In a significant win for the anti-immigrant movement, a federal appeals court upheld a Nebraska city’s statute Friday that bans renting property to undocumented immigrants, holding that the law was neither preempted by federal law nor discriminatory.
In a 2–1 opinion, Judge James B. Loken rejected the rulings of several other federal appeals courts that federal immigration regulation precludes local prohibitions on the “harboring” of undocumented immigrants. Reasoning that cities and states are perfectly entitled to keep undocumented immigrants out of their borders, Loken and fellow Republican appointee Steven Colloton upheld a statute making it unlawful to hire, rent to, or otherwise “harbor” an undocumented person in Fremont, Nebraska, dubbed a “city of the first class.”
“Laws designed to deter, or even prohibit, unlawfully present aliens from residing within a particular locality are not tantamount to immigration laws establishing who may enter or remain in the country,” Loken, a former Nixon advisor and George H.W. Bush appointee, wrote for the majority.
In support of this proposition, Loken cites to a footnote in a U.S. Supreme Court decision that, ironically, affirmed the right of undocumented children to obtain a public education. In that footnote, the court recognized, as an aside totally separate from the contrary holding in the case, that a law is not necessarily invalid merely because it imposes an unequal burden on undocumented immigrants.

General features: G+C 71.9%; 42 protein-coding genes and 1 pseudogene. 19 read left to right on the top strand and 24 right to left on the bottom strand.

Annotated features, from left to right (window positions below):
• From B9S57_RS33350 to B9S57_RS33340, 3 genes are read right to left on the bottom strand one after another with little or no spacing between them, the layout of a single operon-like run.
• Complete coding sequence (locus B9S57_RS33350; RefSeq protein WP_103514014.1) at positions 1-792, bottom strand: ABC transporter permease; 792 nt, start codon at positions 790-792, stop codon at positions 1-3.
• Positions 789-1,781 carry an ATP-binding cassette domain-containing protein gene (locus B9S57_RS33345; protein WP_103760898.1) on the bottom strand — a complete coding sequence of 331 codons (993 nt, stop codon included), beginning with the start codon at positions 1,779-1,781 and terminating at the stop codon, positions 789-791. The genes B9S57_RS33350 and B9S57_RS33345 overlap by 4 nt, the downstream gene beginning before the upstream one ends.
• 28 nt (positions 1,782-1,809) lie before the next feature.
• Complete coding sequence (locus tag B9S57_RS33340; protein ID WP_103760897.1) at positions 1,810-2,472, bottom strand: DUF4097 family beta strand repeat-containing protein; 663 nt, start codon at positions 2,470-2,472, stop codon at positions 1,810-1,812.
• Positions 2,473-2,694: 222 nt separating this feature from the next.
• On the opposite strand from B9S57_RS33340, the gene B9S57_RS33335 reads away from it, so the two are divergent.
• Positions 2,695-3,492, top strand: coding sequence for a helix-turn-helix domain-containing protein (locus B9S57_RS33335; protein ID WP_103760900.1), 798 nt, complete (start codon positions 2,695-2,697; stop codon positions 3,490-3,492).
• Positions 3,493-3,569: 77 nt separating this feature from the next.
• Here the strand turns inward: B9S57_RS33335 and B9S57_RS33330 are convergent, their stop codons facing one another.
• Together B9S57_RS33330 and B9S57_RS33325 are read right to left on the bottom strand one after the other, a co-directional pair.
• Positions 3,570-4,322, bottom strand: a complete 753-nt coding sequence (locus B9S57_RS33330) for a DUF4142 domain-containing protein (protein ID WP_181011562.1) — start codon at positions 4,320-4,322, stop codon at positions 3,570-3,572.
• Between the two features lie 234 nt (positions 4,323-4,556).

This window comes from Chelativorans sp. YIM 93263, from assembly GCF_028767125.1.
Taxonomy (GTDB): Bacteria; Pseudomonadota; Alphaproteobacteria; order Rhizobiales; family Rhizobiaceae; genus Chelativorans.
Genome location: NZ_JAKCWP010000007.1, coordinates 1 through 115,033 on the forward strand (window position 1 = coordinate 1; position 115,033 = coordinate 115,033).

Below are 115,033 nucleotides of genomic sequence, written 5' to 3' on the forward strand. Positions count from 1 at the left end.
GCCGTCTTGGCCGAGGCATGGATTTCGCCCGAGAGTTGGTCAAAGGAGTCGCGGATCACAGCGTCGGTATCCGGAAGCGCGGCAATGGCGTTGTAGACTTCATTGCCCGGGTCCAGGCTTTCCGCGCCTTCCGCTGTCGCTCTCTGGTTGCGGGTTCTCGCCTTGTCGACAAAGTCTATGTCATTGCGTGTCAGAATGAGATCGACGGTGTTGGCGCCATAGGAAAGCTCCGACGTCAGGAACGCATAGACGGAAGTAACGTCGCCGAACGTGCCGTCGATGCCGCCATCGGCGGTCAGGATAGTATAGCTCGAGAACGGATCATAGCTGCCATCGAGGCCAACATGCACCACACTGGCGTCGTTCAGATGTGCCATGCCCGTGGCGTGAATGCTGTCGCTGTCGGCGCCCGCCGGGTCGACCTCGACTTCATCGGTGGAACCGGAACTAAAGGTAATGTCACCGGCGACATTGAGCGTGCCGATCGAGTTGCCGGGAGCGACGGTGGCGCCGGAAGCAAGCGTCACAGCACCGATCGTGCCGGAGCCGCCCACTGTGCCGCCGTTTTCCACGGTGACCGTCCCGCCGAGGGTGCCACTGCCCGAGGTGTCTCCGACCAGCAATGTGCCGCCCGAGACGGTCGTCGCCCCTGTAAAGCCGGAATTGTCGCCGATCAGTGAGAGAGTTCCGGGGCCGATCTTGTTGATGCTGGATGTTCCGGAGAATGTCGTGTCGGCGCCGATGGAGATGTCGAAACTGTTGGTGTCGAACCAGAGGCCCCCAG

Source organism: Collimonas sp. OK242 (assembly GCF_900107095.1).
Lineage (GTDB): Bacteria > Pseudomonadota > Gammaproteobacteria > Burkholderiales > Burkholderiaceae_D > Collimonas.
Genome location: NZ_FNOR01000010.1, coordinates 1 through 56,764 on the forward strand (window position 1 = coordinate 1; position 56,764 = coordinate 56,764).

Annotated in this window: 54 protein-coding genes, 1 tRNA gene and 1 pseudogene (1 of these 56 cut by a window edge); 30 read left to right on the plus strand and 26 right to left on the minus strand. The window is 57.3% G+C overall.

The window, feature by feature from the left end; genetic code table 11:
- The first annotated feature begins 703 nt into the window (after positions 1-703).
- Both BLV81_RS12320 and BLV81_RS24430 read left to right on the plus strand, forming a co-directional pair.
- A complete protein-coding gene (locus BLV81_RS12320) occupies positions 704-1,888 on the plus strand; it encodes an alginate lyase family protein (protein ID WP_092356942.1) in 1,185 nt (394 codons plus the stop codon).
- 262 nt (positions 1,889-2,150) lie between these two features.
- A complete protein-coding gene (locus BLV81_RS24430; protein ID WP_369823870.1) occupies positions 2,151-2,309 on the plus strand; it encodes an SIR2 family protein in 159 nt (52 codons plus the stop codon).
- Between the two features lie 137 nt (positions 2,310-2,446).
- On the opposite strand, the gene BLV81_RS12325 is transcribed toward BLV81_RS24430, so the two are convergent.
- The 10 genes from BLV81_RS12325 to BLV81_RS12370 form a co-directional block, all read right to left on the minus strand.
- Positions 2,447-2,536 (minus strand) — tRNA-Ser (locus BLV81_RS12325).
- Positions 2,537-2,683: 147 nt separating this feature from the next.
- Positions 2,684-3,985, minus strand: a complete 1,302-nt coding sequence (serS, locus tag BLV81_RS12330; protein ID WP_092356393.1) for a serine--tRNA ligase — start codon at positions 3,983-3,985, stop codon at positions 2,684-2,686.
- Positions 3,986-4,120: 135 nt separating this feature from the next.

Fremont’s law does far more than impose an unequal burden on undocumented immigrants. In requiring all rental applicants to register with the city and prove their citizenship, the city of Fremont is not only effectively removing many undocumented immigrants from its jurisdiction; it is also making its own separate determination of lawful presence in the United States, without the assessment and due process that accompanies federal removal.
Just last year, the U.S. Supreme Court reiterated the breadth of federal supremacy in the field of immigration law in striking down key elements of Arizona’s controversial SB 1070, writing that no state or local government is allowed to “achieve its own immigration policy.” And as the U.S. Court of Appeals for the Third Circuit explained in striking down an almost identical provision prohibiting the “harboring” of illegal immigrants, these sorts of local laws attempt to remove undocumented persons from the city “based on a snapshot of their current immigration status, rather than based on a federal order of removal.” Dissenting judge Myron Bright explained:
This produces conflict with federal law because unlawful presence or undocumented status is not in every case equivalent with removability or with eventual removal. “Under federal law, an unlawful immigration status does not lead instantly, or inevitably, to removal.” Additionally, undocumented persons are afforded numerous procedural protections under federal law before an order of removal may issue. The federal government will sometimes exercise its discretion not to prosecute a removal, “thereby tacitly allow[ing] the presence of those whose technical status remains ‘illegal.’ ” Even once a removal proceeding is commenced, it is far from certain it will result in removal.